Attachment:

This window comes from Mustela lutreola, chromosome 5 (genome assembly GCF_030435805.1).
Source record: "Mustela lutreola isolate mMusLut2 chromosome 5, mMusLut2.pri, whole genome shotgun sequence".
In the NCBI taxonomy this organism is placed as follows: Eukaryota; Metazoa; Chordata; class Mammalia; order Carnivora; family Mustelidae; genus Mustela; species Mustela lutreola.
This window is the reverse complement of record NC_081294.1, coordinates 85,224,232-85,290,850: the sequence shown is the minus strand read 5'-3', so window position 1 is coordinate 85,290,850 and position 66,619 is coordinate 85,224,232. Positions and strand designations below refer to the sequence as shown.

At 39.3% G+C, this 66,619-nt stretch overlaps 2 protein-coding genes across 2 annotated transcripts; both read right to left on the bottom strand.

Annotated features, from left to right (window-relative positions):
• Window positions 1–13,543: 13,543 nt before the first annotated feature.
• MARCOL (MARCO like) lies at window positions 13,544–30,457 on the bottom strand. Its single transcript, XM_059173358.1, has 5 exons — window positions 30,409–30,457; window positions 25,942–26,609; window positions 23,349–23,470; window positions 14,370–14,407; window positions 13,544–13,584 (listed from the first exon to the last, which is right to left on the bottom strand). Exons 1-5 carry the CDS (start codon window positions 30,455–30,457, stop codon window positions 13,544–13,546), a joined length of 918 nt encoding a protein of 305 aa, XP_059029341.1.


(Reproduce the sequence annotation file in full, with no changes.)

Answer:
This window comes from Mustela lutreola, chromosome 5 (genome assembly GCF_030435805.1).
Source record: "Mustela lutreola isolate mMusLut2 chromosome 5, mMusLut2.pri, whole genome shotgun sequence".
In the NCBI taxonomy this organism is placed as follows: Eukaryota; Metazoa; Chordata; class Mammalia; order Carnivora; family Mustelidae; genus Mustela; species Mustela lutreola.
This window is the reverse complement of record NC_081294.1, coordinates 85,224,232-85,290,850: the sequence shown is the minus strand read 5'-3', so window position 1 is coordinate 85,290,850 and position 66,619 is coordinate 85,224,232. Positions and strand designations below refer to the sequence as shown.

At 39.3% G+C, this 66,619-nt stretch overlaps 2 protein-coding genes across 2 annotated transcripts; both read right to left on the bottom strand.

Annotated features, from left to right (window-relative positions):
• Window positions 1–13,543: 13,543 nt before the first annotated feature.
• MARCOL (MARCO like) lies at window positions 13,544–30,457 on the bottom strand. Its single transcript, XM_059173358.1, has 5 exons — window positions 30,409–30,457; window positions 25,942–26,609; window positions 23,349–23,470; window positions 14,370–14,407; window positions 13,544–13,584 (listed from the first exon to the last, which is right to left on the bottom strand). Exons 1-5 carry the CDS (start codon window positions 30,455–30,457, stop codon window positions 13,544–13,546), a joined length of 918 nt encoding a protein of 305 aa, XP_059029341.1.